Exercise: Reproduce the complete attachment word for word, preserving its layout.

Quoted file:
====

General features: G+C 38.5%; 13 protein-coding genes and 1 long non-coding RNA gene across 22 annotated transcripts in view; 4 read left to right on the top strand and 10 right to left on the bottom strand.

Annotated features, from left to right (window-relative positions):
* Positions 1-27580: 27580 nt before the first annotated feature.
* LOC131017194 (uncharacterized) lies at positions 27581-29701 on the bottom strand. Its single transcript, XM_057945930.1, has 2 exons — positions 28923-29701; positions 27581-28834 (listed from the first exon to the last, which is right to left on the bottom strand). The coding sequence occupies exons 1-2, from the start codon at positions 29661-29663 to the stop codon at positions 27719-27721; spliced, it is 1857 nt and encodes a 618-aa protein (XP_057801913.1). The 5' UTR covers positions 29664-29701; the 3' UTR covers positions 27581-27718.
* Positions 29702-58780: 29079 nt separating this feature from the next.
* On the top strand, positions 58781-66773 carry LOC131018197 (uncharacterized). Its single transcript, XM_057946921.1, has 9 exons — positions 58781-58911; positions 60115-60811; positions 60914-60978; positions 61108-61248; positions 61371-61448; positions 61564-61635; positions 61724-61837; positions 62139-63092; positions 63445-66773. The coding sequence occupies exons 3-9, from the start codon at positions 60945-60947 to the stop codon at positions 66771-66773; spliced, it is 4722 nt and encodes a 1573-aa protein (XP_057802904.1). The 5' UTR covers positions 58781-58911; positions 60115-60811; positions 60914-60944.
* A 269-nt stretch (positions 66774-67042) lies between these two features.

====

General features: G+C 38.5%; 13 protein-coding genes and 1 long non-coding RNA gene across 22 annotated transcripts in view; 4 read left to right on the top strand and 10 right to left on the bottom strand.

Annotated features, from left to right (window-relative positions):
* Positions 1-27580: 27580 nt before the first annotated feature.
* LOC131017194 (uncharacterized) lies at positions 27581-29701 on the bottom strand. Its single transcript, XM_057945930.1, has 2 exons — positions 28923-29701; positions 27581-28834 (listed from the first exon to the last, which is right to left on the bottom strand). The coding sequence occupies exons 1-2, from the start codon at positions 29661-29663 to the stop codon at positions 27719-27721; spliced, it is 1857 nt and encodes a 618-aa protein (XP_057801913.1). The 5' UTR covers positions 29664-29701; the 3' UTR covers positions 27581-27718.
* Positions 29702-58780: 29079 nt separating this feature from the next.
* On the top strand, positions 58781-66773 carry LOC131018197 (uncharacterized). Its single transcript, XM_057946921.1, has 9 exons — positions 58781-58911; positions 60115-60811; positions 60914-60978; positions 61108-61248; positions 61371-61448; positions 61564-61635; positions 61724-61837; positions 62139-63092; positions 63445-66773. The coding sequence occupies exons 3-9, from the start codon at positions 60945-60947 to the stop codon at positions 66771-66773; spliced, it is 4722 nt and encodes a 1573-aa protein (XP_057802904.1). The 5' UTR covers positions 58781-58911; positions 60115-60811; positions 60914-60944.
* A 269-nt stretch (positions 66774-67042) lies between these two features.